In many classic Chevy trucks, the fuel tank was located immediately behind the front seat, inside the cab. We're not sure quite why General Motors and several other truck manufacturers thought the cab was a good place for a fuel tank. But we speculate that:

  • Rust was a problem, as auto manufacturers had not figured out how to treat metal to keep it from rusting. And they thought the tank would be safe from rust in the cab.
  • The tank seemed less vulnerable in a collision.
  • Road speeds were not as high, so collisions were less severe.
  • Safety was somewhat of an afterthought.

Tank location

Image Credit: HotRodders

However, the thought of this is frightening today. Many classic Chevy truck owners relocate the fuel tank to the chassis. This upgrade not only brings safety benefits, but also frees up a lot of room behind the seat.

Whether you're looking for more information on relocating the fuel tank to the chassis or you're on the fence about making this upgrade, this guide is for you. We'll go over 4 reasons why moving the fuel tank to the chassis is a great idea.

1. The Farther the Gas Tank is From You, The Safer You Are

Driving around with a tank of combustible liquid right behind you is obviously not very safe. If the tank were punctured in an accident, the passengers would be at risk of being covered in gasoline, or worse. Relocating the tank to the chassis will give you some peace of mind.

2. It's Better For Your Fuel System

After nearly 50 years, you can be pretty sure there is sediment in your gas tank. With a brand new gas tank, the fuel being sent to the engine is going to be much cleaner going forward. There's no longer corrosion or dirt or debris floating around in the fuel. Clean fuel will make a big difference in the health of your fuel system.

3. You Will No Longer Have to Worry About Any Leaks Ruining the Interior of the Truck

A gas tank in a 50+ year old truck probably will get a leak sooner or later. A gas leak inside your truck cab is a nightmare. The carpet's going to get ruined. The seat(s) may get ruined, as well. Not to mention the strong smell of gasoline that will linger in the air for a long time. You'll may have to overhaul the entire interior if the gas tank springs a leak. It's better to prevent this problem before it happens by doing away with the in-cab gas tank.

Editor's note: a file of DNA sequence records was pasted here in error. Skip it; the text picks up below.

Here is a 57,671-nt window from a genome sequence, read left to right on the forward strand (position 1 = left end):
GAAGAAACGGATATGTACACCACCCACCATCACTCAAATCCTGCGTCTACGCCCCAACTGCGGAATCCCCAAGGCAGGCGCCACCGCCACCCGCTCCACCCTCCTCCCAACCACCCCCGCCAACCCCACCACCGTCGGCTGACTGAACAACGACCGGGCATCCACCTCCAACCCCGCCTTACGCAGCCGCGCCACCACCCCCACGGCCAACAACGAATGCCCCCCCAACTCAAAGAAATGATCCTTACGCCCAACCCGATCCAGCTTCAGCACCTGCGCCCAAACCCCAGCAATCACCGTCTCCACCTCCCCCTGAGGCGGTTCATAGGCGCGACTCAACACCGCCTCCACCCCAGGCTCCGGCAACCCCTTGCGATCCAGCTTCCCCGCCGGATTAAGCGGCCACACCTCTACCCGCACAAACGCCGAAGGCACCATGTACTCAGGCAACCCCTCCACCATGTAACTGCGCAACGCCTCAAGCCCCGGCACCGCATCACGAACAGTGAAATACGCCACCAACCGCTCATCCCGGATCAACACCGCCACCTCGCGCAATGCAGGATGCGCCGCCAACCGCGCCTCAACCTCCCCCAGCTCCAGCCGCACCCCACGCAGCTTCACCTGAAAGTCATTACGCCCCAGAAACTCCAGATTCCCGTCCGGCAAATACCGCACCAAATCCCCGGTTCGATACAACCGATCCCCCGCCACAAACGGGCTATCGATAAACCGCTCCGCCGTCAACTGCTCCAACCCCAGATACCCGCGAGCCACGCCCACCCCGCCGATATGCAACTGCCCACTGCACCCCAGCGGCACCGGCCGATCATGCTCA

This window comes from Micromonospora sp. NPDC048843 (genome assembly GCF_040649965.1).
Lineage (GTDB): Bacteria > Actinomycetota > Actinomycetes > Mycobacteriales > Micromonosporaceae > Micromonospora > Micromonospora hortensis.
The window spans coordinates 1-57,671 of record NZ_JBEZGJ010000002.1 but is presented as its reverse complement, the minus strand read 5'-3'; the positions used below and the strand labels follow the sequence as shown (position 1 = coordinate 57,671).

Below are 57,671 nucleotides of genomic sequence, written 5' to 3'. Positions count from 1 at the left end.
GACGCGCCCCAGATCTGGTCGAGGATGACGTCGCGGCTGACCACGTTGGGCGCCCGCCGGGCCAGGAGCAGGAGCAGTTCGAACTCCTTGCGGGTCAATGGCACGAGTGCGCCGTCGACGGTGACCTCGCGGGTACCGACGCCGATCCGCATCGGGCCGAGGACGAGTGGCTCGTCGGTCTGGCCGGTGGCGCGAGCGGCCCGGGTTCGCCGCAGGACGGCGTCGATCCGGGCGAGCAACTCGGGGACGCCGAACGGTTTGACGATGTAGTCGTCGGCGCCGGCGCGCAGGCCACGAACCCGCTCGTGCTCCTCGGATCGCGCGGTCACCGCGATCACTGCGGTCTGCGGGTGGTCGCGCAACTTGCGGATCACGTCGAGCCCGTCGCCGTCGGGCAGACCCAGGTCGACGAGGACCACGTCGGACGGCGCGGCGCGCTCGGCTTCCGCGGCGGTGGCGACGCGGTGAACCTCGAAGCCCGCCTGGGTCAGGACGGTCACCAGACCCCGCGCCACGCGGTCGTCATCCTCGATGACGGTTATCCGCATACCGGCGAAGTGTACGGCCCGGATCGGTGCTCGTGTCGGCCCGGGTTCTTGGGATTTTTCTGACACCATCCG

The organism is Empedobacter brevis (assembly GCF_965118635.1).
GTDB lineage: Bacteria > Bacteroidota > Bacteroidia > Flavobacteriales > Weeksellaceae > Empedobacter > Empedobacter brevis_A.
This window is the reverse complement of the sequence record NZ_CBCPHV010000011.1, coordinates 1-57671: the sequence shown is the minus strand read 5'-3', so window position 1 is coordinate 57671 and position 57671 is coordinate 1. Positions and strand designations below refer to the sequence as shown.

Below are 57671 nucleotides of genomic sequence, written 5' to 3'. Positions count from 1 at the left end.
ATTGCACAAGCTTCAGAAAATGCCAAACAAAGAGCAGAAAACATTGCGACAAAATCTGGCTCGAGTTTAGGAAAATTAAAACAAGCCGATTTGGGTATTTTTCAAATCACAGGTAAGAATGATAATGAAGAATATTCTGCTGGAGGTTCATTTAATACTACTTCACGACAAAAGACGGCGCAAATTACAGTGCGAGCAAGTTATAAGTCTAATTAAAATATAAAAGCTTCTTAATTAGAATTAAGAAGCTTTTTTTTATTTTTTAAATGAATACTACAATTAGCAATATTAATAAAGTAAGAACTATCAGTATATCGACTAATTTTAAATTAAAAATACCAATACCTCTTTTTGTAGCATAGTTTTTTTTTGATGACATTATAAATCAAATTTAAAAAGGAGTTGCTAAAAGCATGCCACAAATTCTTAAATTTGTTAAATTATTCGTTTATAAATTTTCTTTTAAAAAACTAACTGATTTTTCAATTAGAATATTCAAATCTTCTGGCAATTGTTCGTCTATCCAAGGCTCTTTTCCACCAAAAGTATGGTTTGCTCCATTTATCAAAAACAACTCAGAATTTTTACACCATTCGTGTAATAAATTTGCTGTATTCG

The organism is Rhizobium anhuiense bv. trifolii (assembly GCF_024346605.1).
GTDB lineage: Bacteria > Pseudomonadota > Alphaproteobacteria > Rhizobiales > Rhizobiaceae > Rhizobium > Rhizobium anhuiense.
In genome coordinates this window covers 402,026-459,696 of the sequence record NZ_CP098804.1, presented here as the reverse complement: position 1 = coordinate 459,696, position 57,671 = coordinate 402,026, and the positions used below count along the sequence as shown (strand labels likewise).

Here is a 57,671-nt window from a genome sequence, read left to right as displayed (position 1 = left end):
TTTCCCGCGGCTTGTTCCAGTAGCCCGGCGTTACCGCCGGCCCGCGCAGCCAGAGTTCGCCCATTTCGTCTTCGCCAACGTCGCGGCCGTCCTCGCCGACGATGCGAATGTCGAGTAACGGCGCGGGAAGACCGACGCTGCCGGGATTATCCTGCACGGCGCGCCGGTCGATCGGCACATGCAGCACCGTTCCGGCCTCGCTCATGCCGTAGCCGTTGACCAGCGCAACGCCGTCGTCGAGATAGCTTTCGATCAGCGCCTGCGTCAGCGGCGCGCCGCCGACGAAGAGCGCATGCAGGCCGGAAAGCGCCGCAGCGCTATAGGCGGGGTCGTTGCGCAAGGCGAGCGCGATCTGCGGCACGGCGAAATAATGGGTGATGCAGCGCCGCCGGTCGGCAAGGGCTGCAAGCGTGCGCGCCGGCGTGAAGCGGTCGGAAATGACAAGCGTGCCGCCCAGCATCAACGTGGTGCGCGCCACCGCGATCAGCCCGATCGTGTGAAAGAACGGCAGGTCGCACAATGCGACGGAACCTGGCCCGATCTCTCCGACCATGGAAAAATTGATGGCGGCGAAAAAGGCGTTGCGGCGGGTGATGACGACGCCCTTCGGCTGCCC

4. It Frees Up A Lot of Room Behind the Seat

We all know that single cab trucks have very limited space. Finding a place for your personal belongings can be pretty tricky. By removing the gas tank from behind the seat, you're freeing up some room for your personal belongings. The gas tank doesn't have to be inside the cab, so there's really no point in leaving it there.

Moving the Fuel Tank to the Chassis

Moving tank

Image Credit: Apache63

If you decide to relocate the gas tank on your classic Chevy truck, you have two options:

  1. Buy a fuel tank and all the necessary parts separately and then find a tutorial to follow
  2. Buy a gas tank conversion kit made specifically for your classic Chevy model

The second option -- buying a gas tank conversion kit -- is the much easier and more sensible one. A gas tank conversion kit made by a quality manufacturer has all the model-specific parts you need and a set of instructions to follow.

Tank kit

For example, our Frame Rail Fuel Tank Kit made for 1963-1966 Chevy and GMC trucks comes with all the parts you need (including a fuel tank, sending unit, locking ring, and straps), as well as a full set of instructions. It can be quite a pain to gather together classic Chevy/GMC parts as most of these parts are no longer being made. So this kit will save you a lot of time if you own a '63-'66 Chevy or GMC truck.